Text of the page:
Employment began to recover rapidly in food and accommodation during the summer of 2020 as COVID-19 cases remained low and people could dine outdoors. By September, employment had risen to 82% of its pre-pandemic level. However, as the weather turned colder and school began, COVID cases climbed rapidly through the autumn and winter. Indoor dining became risky and, in some regions, restrictions and lockdowns were re-introduced. As of January 2021, employment had fallen significantly in this sector, shedding 370,000 jobs, down 31% over February 2020. As with overall employment, the job loss burden in the food and accommodation sector fell increasingly on women, whose employment is down by 227,000 (–35%), representing 61% of the net job losses since February 2020.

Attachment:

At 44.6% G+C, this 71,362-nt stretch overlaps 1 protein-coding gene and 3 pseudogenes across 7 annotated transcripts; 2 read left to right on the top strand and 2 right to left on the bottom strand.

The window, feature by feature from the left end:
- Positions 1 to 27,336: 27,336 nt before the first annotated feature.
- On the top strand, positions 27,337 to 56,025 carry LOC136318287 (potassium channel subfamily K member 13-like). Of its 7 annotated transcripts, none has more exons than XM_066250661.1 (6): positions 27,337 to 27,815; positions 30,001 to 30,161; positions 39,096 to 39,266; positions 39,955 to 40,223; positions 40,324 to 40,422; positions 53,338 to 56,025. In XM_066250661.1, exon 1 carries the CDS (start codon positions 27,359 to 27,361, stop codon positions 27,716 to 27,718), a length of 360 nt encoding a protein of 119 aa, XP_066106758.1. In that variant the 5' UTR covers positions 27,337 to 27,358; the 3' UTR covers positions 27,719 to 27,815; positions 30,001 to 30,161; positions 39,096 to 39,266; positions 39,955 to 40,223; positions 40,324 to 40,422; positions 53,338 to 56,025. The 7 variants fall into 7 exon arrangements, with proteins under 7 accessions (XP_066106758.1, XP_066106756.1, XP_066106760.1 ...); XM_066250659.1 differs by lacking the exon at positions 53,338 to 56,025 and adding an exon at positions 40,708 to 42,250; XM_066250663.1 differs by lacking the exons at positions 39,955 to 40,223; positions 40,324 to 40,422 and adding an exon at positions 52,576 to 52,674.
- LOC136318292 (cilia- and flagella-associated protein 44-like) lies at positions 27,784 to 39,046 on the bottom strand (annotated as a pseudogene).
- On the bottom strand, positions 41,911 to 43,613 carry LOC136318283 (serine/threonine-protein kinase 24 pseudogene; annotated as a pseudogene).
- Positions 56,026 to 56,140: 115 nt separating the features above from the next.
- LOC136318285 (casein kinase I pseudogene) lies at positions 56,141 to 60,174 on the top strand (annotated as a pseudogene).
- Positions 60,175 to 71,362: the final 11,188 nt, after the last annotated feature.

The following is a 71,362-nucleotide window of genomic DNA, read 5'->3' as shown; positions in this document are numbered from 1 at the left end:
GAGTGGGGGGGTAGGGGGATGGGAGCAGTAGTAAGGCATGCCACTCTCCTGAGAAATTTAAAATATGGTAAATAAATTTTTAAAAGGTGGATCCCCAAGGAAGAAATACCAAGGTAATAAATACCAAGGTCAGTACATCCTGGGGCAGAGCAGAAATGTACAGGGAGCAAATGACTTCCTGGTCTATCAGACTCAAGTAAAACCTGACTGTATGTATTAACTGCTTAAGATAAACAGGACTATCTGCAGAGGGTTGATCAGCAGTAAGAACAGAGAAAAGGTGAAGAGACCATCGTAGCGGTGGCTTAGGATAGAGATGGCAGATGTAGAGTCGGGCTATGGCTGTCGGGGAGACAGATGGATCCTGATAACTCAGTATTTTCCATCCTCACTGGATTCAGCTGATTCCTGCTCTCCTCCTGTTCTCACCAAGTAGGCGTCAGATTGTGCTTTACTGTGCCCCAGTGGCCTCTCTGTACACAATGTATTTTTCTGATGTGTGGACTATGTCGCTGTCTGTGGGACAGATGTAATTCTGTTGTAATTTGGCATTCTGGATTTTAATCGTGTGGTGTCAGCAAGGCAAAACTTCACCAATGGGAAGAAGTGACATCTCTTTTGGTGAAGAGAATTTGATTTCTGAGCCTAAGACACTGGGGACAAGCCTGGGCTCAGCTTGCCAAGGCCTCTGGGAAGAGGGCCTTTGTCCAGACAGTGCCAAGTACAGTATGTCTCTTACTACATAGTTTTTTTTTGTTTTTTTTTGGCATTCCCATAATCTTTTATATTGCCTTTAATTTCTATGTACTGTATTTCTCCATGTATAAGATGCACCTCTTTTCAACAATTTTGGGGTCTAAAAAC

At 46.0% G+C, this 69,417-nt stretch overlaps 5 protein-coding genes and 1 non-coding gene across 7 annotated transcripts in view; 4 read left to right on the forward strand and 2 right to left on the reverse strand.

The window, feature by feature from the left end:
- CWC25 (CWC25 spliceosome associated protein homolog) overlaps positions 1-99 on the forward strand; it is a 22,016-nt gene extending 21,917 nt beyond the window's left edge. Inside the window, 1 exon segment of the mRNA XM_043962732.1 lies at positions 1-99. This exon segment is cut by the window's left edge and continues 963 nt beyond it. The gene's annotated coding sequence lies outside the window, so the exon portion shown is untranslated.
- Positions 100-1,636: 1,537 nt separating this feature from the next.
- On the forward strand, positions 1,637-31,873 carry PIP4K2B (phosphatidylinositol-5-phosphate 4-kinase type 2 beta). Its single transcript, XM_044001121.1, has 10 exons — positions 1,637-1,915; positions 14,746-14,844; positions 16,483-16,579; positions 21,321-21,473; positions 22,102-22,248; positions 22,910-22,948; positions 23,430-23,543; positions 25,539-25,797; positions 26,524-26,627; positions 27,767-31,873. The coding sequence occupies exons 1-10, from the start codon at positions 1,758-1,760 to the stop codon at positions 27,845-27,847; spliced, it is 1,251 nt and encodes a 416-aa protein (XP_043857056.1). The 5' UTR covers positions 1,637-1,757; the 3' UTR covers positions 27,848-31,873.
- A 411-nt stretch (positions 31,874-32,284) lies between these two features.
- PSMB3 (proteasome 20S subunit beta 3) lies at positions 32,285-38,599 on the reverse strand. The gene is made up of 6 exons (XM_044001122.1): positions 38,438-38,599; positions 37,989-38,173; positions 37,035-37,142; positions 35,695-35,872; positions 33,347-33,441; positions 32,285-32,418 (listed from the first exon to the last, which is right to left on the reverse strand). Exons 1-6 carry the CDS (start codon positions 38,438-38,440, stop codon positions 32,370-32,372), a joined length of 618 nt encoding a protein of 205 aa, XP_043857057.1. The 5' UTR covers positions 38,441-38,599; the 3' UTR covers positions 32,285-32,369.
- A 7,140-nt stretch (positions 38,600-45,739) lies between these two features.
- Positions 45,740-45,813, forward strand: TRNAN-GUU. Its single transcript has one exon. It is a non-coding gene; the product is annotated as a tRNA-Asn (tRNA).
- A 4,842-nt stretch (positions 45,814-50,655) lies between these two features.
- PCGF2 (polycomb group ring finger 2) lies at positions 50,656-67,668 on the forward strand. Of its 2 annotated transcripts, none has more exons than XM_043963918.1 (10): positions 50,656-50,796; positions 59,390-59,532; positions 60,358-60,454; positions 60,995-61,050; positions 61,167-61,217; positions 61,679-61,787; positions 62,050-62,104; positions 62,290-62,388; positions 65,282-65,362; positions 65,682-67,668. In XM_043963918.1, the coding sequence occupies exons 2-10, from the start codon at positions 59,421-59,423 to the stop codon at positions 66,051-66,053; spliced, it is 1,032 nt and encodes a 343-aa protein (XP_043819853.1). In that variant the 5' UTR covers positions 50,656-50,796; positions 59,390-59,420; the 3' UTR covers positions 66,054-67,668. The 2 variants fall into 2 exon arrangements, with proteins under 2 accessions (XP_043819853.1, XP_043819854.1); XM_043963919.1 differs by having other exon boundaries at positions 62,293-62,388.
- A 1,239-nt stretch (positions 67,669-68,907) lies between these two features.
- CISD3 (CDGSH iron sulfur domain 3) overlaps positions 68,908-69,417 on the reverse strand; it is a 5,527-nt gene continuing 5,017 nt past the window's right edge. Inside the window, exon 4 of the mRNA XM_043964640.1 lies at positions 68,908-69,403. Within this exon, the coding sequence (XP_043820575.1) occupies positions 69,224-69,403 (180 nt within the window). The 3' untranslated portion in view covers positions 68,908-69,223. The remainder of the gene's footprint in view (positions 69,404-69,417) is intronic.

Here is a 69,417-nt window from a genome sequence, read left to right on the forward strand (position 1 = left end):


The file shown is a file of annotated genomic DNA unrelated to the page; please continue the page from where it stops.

Grey bars represent share of women's employment in each sector for 2019 and the red circles represent the share of peak to trough job losses for women (net change February to April 2020).
The retail trade sector has also been severely impacted by COVID-19 with a 23% decline (–506,000 jobs) in employment between February and April 2020. Here too women’s employment was disproportionately impacted. In a sector where they made up 52% of workers, they suffered 62% of the job losses in the spring of 2020. More precisely, women lost 314,000 jobs (–27%) while men lost 193,000 jobs (–18%) between February and April 2020. The retail trade sector saw a steady recovery since April 2020. By December 2020, employment was down by only 1.4% compared to February 2020. However, new lockdown measures introduced in December 2020 and January 2021 led to the loss of some 210,000 jobs. As of January 2021, employment in the retail sector was 241,000 (–11%) below its pre-pandemic level. Most of these losses are women’s jobs; 168,000 of them (–14%) since February 2020. Women now account for 70% of the employment loss in the retail trade sector.